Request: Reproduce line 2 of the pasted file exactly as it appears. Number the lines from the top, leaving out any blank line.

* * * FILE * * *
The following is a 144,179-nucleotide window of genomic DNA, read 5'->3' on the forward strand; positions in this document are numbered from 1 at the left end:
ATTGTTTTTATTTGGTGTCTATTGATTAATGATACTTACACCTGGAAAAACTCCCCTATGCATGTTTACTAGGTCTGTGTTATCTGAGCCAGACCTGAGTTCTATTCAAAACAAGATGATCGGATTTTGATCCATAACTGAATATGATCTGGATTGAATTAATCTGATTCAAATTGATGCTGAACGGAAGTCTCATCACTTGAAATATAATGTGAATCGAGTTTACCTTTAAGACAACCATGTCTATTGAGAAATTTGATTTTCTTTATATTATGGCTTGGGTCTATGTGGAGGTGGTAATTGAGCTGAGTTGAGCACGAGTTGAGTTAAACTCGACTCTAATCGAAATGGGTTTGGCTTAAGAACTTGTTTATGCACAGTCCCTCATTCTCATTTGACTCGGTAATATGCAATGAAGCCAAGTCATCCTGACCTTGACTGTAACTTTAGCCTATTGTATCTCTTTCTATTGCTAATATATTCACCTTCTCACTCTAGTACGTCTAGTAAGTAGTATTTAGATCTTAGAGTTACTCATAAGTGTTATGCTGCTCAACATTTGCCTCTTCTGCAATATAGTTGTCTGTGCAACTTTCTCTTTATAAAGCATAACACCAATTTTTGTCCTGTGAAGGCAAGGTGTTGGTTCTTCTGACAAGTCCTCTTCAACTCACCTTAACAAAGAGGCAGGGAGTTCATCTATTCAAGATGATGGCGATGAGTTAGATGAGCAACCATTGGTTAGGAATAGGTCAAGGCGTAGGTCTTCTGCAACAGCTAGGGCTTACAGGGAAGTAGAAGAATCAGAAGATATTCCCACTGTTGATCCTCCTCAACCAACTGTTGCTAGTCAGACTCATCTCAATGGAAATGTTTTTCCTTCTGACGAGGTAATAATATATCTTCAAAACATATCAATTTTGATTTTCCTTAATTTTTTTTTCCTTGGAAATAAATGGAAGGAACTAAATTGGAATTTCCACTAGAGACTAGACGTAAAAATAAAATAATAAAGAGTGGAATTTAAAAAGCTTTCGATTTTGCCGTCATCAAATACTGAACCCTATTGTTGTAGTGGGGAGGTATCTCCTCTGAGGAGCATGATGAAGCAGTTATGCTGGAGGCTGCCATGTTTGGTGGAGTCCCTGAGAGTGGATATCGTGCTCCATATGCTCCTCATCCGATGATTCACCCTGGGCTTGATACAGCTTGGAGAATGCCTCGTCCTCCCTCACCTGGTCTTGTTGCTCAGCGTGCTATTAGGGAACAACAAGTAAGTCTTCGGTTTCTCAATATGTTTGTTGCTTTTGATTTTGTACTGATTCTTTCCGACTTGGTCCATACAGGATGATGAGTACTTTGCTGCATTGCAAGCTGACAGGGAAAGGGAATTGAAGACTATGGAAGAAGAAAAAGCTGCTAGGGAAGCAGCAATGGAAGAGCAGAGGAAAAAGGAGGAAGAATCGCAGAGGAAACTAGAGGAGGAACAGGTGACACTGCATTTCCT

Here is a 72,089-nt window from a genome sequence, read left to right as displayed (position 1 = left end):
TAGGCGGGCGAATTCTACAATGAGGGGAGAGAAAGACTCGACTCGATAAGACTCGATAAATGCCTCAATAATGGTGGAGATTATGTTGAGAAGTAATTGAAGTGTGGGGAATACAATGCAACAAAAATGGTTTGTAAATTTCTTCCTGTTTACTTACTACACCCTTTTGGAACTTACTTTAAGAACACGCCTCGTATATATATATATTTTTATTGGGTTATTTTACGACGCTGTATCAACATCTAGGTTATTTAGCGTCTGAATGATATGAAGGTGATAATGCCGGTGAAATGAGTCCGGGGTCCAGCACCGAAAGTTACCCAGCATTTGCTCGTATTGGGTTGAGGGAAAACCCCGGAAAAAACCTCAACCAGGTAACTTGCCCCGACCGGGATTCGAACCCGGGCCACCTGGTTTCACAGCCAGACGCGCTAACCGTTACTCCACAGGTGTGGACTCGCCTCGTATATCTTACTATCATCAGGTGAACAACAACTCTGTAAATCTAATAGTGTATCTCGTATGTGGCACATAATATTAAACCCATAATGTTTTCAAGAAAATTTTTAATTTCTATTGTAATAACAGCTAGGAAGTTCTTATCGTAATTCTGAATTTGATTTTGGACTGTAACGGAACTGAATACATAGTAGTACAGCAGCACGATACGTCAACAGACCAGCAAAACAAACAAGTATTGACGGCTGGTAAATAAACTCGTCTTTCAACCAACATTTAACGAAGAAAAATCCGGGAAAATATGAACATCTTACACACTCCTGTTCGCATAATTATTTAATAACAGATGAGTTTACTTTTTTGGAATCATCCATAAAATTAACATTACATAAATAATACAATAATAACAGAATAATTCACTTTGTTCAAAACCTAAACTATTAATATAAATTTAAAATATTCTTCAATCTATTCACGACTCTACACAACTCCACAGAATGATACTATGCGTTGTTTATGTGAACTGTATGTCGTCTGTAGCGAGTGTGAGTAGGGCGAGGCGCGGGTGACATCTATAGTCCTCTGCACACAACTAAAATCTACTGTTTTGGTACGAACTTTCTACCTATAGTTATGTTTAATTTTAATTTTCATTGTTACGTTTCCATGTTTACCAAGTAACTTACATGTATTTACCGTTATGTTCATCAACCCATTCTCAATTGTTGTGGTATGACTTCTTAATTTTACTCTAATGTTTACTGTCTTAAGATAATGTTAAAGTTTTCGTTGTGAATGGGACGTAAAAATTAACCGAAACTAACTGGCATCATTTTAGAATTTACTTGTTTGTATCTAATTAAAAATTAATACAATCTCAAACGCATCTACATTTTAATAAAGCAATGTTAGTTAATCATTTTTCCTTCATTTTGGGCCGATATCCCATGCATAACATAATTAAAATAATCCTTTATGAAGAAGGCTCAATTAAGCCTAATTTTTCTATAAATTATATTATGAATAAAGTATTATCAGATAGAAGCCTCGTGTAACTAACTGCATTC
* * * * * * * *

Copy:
ATTGTTTTTATTTGGTGTCTATTGATTAATGATACTTACACCTGGAAAAACTCCCCTATGCATGTTTACTAGGTCTGTGTTATCTGAGCCAGACCTGAGTTCTATTCAAAACAAGATGATCGGATTTTGATCCATAACTGAATATGATCTGGATTGAATTAATCTGATTCAAATTGATGCTGAACGGAAGTCTCATCACTTGAAATATAATGTGAATCGAGTTTACCTTTAAGACAACCATGTCTATTGAGAAATTTGATTTTCTTTATATTATGGCTTGGGTCTATGTGGAGGTGGTAATTGAGCTGAGTTGAGCACGAGTTGAGTTAAACTCGACTCTAATCGAAATGGGTTTGGCTTAAGAACTTGTTTATGCACAGTCCCTCATTCTCATTTGACTCGGTAATATGCAATGAAGCCAAGTCATCCTGACCTTGACTGTAACTTTAGCCTATTGTATCTCTTTCTATTGCTAATATATTCACCTTCTCACTCTAGTACGTCTAGTAAGTAGTATTTAGATCTTAGAGTTACTCATAAGTGTTATGCTGCTCAACATTTGCCTCTTCTGCAATATAGTTGTCTGTGCAACTTTCTCTTTATAAAGCATAACACCAATTTTTGTCCTGTGAAGGCAAGGTGTTGGTTCTTCTGACAAGTCCTCTTCAACTCACCTTAACAAAGAGGCAGGGAGTTCATCTATTCAAGATGATGGCGATGAGTTAGATGAGCAACCATTGGTTAGGAATAGGTCAAGGCGTAGGTCTTCTGCAACAGCTAGGGCTTACAGGGAAGTAGAAGAATCAGAAGATATTCCCACTGTTGATCCTCCTCAACCAACTGTTGCTAGTCAGACTCATCTCAATGGAAATGTTTTTCCTTCTGACGAGGTAATAATATATCTTCAAAACATATCAATTTTGATTTTCCTTAATTTTTTTTTCCTTGGAAATAAATGGAAGGAACTAAATTGGAATTTCCACTAGAGACTAGACGTAAAAATAAAATAATAAAGAGTGGAATTTAAAAAGCTTTCGATTTTGCCGTCATCAAATACTGAACCCTATTGTTGTAGTGGGGAGGTATCTCCTCTGAGGAGCATGATGAAGCAGTTATGCTGGAGGCTGCCATGTTTGGTGGAGTCCCTGAGAGTGGATATCGTGCTCCATATGCTCCTCATCCGATGATTCACCCTGGGCTTGATACAGCTTGGAGAATGCCTCGTCCTCCCTCACCTGGTCTTGTTGCTCAGCGTGCTATTAGGGAACAACAAGTAAGTCTTCGGTTTCTCAATATGTTTGTTGCTTTTGATTTTGTACTGATTCTTTCCGACTTGGTCCATACAGGATGATGAGTACTTTGCTGCATTGCAAGCTGACAGGGAAAGGGAATTGAAGACTATGGAAGAAGAAAAAGCTGCTAGGGAAGCAGCAATGGAAGAGCAGAGGAAAAAGGAGGAAGAATCGCAGAGGAAACTAGAGGAGGAACAGGTGACACTGCATTTCCT